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Installed Ubuntu on ASUS EeePC - Any tweaks to run faster?


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#1 Cecilia421

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Posted 13 February 2014 - 08:44 AM

Hi, all,

 

I'm totally new to Ubuntu. I had an EeePC netbook that was running WinXP and installing Ubuntu seemed like a good way to repurpose netbook and give me a platform to play with Ubuntu so that I can learn it. Everything installed fine and it's running well, but really slowly. I'm not overly surprised by that, since the netbook has a grand total of 1GB of RAM and is running an Intel Atom CPU. My question is, is there anything I can do to get Ubuntu to run faster? Or do you have a suggestion for a more stripped-down opensource OS that I could install instead that would run faster? I basically want to be able to run LibreOffice or OpenOffice, check email/Facebook, maybe play some light games (Solitaire?). Nothing real fancy.

 

I'm basically a diehard Windows user (don't judge me!) but I want to learn some other OS's as well.

 

Thanks!


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#2 NickAu

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Posted 13 February 2014 - 09:45 PM

Havent played with unbuntu much so no advice there.

 

But if you want to try a fast easy linux try sinplicity linux. ( around 200 meg)

http://simplicitylinux.org/2014/01/simplicity-linux-14-1netbook-desktop-and-media-editions-released/

 

http://youtu.be/MXEjXStWbq8

 

 

 

Puppy linux. 5.7.1 fatty ( 3.7 gig dl) I use this 1 and think its good for a windows refugee It has just about everything you need on it including wine so you can run windows progs.

http://archive.org/details/Puppy_Linux_precise-5.7.1-retro-fatty-2014-jan-csipesz

 

puppy linux 5.7.1 precise

http://puppylinux.com/download/

 

 

http://youtu.be/qkDYveZZkp8

 

All these will run live ( from a dvd/cd) download 1 burn the iso to cd/dvd set pc to boot from cd/dvd  and enjoy. Or you can install them to just about anything USB SD card (even a potatoe joking) and boot that way. My suggestion is puppy linux fatty installed to Hard Drive.

 

There are others like linux lite lububtu but again I havent played around with many.

 

I will leave it up to others to give tips on ubuntu.

 

Ps.

Good for you learning something new.

 

1GB of RAM and is running an Intel Atom CPU

Running a light linux will make that pc fast I know a lot of guys who run light linux( puppy) with 512 meg of ram on pc's that came off noahs ark seriously. On your pc puppy linux will seem like new Ferrari.  1 minute boot up's shut down in a few seconds. Progs will launch fast. 

 

I notice a few of the hard working malware removal team also play with  linux, I wonder what antivirus they use on linux. LOL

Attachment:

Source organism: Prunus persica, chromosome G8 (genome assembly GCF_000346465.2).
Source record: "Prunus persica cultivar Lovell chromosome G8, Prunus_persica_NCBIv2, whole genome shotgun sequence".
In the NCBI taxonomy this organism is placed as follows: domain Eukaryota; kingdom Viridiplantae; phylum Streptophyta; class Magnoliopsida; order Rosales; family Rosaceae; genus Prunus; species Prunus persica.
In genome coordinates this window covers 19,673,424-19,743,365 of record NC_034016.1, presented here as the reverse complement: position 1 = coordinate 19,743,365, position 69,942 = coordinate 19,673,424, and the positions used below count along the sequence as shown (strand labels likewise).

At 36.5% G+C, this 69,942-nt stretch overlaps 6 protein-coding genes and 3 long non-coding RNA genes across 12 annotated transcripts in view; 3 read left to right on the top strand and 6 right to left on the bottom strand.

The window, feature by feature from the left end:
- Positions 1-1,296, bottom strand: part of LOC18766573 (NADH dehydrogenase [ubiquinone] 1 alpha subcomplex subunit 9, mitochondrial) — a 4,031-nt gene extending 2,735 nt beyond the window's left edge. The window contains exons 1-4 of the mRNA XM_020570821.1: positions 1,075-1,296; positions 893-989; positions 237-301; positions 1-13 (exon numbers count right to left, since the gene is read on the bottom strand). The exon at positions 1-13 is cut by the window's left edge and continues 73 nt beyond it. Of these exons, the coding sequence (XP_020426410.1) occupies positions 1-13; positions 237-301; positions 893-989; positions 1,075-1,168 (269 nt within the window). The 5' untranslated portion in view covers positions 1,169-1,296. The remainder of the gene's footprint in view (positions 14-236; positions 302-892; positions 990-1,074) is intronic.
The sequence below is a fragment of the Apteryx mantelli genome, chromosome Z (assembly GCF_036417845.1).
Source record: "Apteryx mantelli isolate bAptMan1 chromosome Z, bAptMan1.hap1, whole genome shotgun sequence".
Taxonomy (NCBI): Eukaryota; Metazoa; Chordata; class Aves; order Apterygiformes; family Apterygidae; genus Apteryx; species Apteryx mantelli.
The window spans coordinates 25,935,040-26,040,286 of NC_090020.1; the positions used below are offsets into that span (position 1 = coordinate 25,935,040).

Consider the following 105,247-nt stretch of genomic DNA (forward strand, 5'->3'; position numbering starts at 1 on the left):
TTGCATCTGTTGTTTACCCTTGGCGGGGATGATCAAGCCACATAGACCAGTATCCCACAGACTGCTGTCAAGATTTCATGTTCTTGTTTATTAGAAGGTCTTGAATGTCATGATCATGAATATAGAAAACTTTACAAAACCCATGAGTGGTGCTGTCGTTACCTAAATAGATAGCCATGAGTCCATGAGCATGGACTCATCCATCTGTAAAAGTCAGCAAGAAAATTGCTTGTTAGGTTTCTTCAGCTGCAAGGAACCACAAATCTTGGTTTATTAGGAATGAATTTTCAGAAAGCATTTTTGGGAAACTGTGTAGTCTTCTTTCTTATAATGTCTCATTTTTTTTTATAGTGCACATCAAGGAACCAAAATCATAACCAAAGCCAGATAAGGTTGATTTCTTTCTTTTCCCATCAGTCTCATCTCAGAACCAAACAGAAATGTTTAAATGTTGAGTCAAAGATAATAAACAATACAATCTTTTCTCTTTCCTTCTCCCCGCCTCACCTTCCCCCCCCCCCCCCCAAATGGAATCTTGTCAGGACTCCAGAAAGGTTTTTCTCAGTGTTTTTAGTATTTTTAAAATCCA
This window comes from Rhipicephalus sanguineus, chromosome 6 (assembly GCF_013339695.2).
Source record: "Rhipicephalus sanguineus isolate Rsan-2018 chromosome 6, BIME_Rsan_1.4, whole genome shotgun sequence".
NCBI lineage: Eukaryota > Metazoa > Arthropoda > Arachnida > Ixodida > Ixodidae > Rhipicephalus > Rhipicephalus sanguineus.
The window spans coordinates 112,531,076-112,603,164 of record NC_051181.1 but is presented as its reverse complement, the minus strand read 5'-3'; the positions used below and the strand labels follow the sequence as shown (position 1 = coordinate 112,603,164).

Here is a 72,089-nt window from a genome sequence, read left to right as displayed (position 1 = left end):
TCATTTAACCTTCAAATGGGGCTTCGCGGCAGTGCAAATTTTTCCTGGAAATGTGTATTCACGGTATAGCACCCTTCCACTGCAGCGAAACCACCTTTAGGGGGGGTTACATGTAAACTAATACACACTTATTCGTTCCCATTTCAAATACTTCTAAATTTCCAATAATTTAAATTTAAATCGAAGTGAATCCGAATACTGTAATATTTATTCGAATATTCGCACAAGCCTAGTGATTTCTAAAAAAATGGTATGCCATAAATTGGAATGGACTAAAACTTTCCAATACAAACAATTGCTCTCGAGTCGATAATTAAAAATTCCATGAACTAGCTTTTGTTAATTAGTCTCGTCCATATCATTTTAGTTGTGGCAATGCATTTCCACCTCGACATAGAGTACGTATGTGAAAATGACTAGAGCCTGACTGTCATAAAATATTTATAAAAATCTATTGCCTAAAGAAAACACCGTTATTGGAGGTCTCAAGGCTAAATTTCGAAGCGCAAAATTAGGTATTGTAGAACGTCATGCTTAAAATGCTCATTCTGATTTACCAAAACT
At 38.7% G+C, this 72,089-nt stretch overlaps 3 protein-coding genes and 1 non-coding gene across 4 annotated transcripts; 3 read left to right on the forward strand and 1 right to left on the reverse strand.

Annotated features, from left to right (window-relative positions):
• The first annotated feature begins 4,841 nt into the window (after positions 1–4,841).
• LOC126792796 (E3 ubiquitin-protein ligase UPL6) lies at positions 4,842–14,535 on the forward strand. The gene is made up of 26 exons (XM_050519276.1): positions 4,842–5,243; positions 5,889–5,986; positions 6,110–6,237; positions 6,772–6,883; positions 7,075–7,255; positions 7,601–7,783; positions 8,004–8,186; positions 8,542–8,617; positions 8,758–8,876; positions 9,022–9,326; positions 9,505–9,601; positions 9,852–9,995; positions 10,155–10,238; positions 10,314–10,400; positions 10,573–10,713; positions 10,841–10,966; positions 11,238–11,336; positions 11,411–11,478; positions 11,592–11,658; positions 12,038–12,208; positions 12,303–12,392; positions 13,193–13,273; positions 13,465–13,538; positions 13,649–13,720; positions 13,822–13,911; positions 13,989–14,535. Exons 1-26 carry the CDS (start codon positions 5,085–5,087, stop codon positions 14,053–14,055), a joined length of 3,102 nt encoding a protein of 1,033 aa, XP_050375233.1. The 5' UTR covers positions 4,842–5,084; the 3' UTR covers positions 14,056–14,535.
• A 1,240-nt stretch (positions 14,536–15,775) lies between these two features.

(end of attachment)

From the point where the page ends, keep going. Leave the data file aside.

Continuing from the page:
On that note I also wish to thank the staff of BC for all the hard work they put in helping people with malware problems.


Edited by NickAu1, 13 February 2014 - 10:28 PM.


#3 Cecilia421

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Posted 14 February 2014 - 08:46 AM

Thanks! Those look like some really neat options. How user friendly are they for someone who has no clue about anything other than Windows and limited computer knowledge? I'm actually setting up the netbook for a friend and she needs something that will run with little to no configuration required. Does that change your recommendation?

 

That's why I picked Ubuntu - since it's pretty user friendly even if you don't know a lot about alternative OS's. It doesn't have to do anything fancy, like I said in the beginning. Run OpenOffice/LibreOffice and do internet surfing. Maybe a light game or two. I mean, it runs on the netbook, it's just pretty slow.


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#4 jonuk76

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Posted 14 February 2014 - 12:18 PM

I recently put Lubuntu 13.10 on a netbook.  This was a Samsung with 1Gb RAM, Atom N550 processor and it ran Windows 7 Starter Edition slowly.  It however is perfectly usable with Lubuntu and there was no problem with hardware detection.  Lubuntu is basically Ubuntu with a simpler desktop and runs better on low spec PC's.  It uses the same program repositories and is otherwise identical though.


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#5 Cecilia421

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Posted 14 February 2014 - 12:49 PM

Thanks, @jonuk76 - that looks like a real possibilty! I'll read into it.


"Life can only be understood backwards, but it must be lived forwards."
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#6 NickAu

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Posted 14 February 2014 - 07:05 PM